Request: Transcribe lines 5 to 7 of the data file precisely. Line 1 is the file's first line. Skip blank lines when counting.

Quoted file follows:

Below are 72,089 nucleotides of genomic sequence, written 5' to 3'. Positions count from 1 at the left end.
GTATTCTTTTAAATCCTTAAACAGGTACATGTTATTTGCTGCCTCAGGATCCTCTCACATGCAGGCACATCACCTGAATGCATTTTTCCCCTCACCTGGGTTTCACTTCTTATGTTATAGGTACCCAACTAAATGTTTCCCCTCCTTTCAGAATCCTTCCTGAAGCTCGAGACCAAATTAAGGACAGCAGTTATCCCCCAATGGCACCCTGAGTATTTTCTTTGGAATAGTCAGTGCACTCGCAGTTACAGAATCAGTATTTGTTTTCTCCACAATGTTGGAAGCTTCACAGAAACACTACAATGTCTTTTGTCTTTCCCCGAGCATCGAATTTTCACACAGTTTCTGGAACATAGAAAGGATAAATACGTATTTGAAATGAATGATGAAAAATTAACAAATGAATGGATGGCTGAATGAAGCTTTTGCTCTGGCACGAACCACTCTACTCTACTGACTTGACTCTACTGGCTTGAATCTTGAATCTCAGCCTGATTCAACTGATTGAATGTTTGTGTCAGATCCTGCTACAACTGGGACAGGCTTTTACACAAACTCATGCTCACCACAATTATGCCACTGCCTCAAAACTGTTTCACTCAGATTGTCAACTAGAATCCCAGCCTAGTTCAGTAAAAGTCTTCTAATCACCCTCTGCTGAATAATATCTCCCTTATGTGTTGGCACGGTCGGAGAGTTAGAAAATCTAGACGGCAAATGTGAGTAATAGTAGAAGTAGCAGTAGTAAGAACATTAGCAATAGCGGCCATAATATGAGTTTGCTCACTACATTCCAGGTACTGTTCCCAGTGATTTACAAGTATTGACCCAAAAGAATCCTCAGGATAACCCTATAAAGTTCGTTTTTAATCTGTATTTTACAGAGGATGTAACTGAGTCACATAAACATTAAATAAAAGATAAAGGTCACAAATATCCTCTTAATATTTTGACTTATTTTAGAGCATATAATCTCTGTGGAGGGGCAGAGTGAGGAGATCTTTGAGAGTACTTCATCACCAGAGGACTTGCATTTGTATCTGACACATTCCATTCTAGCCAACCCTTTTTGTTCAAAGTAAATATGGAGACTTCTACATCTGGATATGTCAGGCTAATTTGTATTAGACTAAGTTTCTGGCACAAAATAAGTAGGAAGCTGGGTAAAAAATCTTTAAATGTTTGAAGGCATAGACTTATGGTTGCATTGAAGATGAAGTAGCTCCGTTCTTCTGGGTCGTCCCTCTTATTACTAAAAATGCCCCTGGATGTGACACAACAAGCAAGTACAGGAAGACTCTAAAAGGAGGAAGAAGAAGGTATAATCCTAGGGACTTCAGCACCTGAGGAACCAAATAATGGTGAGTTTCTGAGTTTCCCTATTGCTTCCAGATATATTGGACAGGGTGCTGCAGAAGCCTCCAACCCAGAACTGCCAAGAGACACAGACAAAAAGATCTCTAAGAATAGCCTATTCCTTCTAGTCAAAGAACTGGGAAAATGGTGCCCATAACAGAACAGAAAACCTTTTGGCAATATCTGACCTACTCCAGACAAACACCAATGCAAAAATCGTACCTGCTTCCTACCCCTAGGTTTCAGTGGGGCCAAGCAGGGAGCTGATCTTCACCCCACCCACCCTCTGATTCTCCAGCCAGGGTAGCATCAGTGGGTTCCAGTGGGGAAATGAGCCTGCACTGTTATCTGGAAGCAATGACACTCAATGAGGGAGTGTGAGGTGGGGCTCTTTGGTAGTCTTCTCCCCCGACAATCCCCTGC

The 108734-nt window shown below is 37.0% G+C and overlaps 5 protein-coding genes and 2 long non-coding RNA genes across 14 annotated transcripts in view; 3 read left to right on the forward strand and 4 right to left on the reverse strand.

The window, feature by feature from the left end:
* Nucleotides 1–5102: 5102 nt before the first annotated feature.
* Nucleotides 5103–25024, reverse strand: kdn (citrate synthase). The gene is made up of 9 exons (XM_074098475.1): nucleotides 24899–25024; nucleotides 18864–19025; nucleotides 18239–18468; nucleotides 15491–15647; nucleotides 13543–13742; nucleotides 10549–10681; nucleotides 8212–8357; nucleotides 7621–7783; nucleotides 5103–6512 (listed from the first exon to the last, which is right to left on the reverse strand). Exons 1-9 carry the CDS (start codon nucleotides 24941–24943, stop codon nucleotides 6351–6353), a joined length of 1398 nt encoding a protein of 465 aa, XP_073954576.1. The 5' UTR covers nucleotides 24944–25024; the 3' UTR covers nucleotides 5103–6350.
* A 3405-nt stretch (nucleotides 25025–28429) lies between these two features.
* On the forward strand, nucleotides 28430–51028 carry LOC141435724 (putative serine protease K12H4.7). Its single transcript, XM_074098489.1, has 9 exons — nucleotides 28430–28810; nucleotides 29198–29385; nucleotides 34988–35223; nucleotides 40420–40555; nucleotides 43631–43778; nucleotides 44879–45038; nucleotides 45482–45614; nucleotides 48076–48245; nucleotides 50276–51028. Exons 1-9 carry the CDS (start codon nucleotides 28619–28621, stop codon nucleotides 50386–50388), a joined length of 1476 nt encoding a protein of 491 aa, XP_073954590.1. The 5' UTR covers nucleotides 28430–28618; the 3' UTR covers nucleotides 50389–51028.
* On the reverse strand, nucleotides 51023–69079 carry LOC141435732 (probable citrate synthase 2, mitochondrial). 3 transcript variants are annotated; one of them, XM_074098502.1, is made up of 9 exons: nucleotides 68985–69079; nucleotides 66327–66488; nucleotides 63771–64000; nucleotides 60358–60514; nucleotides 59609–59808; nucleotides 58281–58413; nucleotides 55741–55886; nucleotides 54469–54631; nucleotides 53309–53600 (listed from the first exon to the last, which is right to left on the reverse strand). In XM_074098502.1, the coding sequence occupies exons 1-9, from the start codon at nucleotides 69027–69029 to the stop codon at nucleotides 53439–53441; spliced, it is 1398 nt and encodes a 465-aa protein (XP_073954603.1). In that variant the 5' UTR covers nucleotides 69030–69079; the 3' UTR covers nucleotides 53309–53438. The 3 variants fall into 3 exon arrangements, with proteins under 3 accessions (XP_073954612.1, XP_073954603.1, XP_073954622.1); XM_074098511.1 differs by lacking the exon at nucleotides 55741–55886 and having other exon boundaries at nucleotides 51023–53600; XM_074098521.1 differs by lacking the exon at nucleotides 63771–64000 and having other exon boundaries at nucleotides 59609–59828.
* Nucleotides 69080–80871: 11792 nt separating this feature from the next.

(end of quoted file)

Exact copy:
* Nucleotides 1–5102: 5102 nt before the first annotated feature.
* Nucleotides 5103–25024, reverse strand: kdn (citrate synthase). The gene is made up of 9 exons (XM_074098475.1): nucleotides 24899–25024; nucleotides 18864–19025; nucleotides 18239–18468; nucleotides 15491–15647; nucleotides 13543–13742; nucleotides 10549–10681; nucleotides 8212–8357; nucleotides 7621–7783; nucleotides 5103–6512 (listed from the first exon to the last, which is right to left on the reverse strand). Exons 1-9 carry the CDS (start codon nucleotides 24941–24943, stop codon nucleotides 6351–6353), a joined length of 1398 nt encoding a protein of 465 aa, XP_073954576.1. The 5' UTR covers nucleotides 24944–25024; the 3' UTR covers nucleotides 5103–6350.
* A 3405-nt stretch (nucleotides 25025–28429) lies between these two features.